If one is allergic, animals may not be a good fit. When DW wanted a cat, I had myself tested for allergies as I do have a few. Cat was not on the list. We do have a cat, and we get along just fine.
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Old 06-01-2014, 11:47 AM   #17
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The "hypoallergenic" part is a marketing ploy. All dogs shed skin cells or "dander". We have three big poodles and they don't shed much fur, but you do find the occasional strand. They are smart, sociable and easy to train, but do have a manageable level of energy. Our three would choose beating up other dogs as their favorite hobby, if we would permit it, but that's something that most tightly bonded groups of dogs will do.

Our youngest one gets a Claritin most days. He's never had allergy testing, but dogs are frequently allergic to human dander.
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Old 06-01-2014, 02:28 PM   #18
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Thanks everyone for the feedback. DW has been reviewing the breeds and seems interested in the Bichon Frise. It seems this dog is very intelligent, good with kids and people ion general, and is one of the least shedders in the bunch.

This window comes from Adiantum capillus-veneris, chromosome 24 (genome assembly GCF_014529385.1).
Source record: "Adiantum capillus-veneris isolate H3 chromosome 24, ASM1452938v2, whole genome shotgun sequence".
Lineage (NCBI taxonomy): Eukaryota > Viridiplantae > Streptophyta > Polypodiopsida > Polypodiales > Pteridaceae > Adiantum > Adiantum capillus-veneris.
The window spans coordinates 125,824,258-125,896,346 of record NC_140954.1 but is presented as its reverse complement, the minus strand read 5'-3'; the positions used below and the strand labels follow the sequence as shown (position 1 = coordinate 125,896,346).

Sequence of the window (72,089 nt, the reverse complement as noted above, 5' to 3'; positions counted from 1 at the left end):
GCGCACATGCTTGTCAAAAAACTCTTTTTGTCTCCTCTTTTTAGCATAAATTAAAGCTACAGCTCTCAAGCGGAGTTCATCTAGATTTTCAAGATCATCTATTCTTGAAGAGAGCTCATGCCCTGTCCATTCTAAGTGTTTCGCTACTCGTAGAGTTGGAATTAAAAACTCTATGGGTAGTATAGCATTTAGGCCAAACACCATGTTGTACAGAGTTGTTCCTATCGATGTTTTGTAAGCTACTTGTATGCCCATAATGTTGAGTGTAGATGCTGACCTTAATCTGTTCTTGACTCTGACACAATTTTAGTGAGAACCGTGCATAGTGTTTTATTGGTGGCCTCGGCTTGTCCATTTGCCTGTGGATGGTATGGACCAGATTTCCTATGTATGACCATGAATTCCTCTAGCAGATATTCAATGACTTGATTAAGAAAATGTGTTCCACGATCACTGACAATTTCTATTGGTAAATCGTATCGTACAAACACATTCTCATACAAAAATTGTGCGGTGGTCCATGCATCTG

Looking through the shelter dogs we see lots of mixed breeds too. Is it safe to assume that a mix of "hypoallergenic" dogs is still mostly hypoallergenic? The poodles are a popular dog that is part of many mixed breeds.
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Old 06-01-2014, 02:46 PM   #19
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Thanks everyone for the feedback. DW has been reviewing the breeds and seems interested in the Bichon Frise. It seems this dog is very intelligent, good with kids and people ion general, and is one of the least shedders in the bunch.

Looking through the shelter dogs we see lots of mixed breeds too. Is it safe to assume that a mix of "hypoallergenic" dogs is still mostly hypoallergenic? The poodles are a popular dog that is part of many mixed breeds.
Bishons are a great breed.

To the mixed breed question, I think it depends. Folks here said their 'doodles' don't. We have a JaShu, Shitzu and Japanese Chin mix. She does shed. According to the list in a early post, Shitzu's don't shed but Chins do. YMMV.
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Old 06-01-2014, 05:29 PM   #20
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Poodles (and I suspect bichons and Portuguese water dogs) carry two genes for the curly, non-shedding coat. It's a dominant gene, so a first generation cross (i.e. one with a purebred parent) will have a curly or wavy, non-shedding coat. Subsequent generations don't have that guarantee. A puppy from two labradoodles might or might not have a non shedding coat. This coat quality, while delightful for household tidiness, has nothing to do with allergies.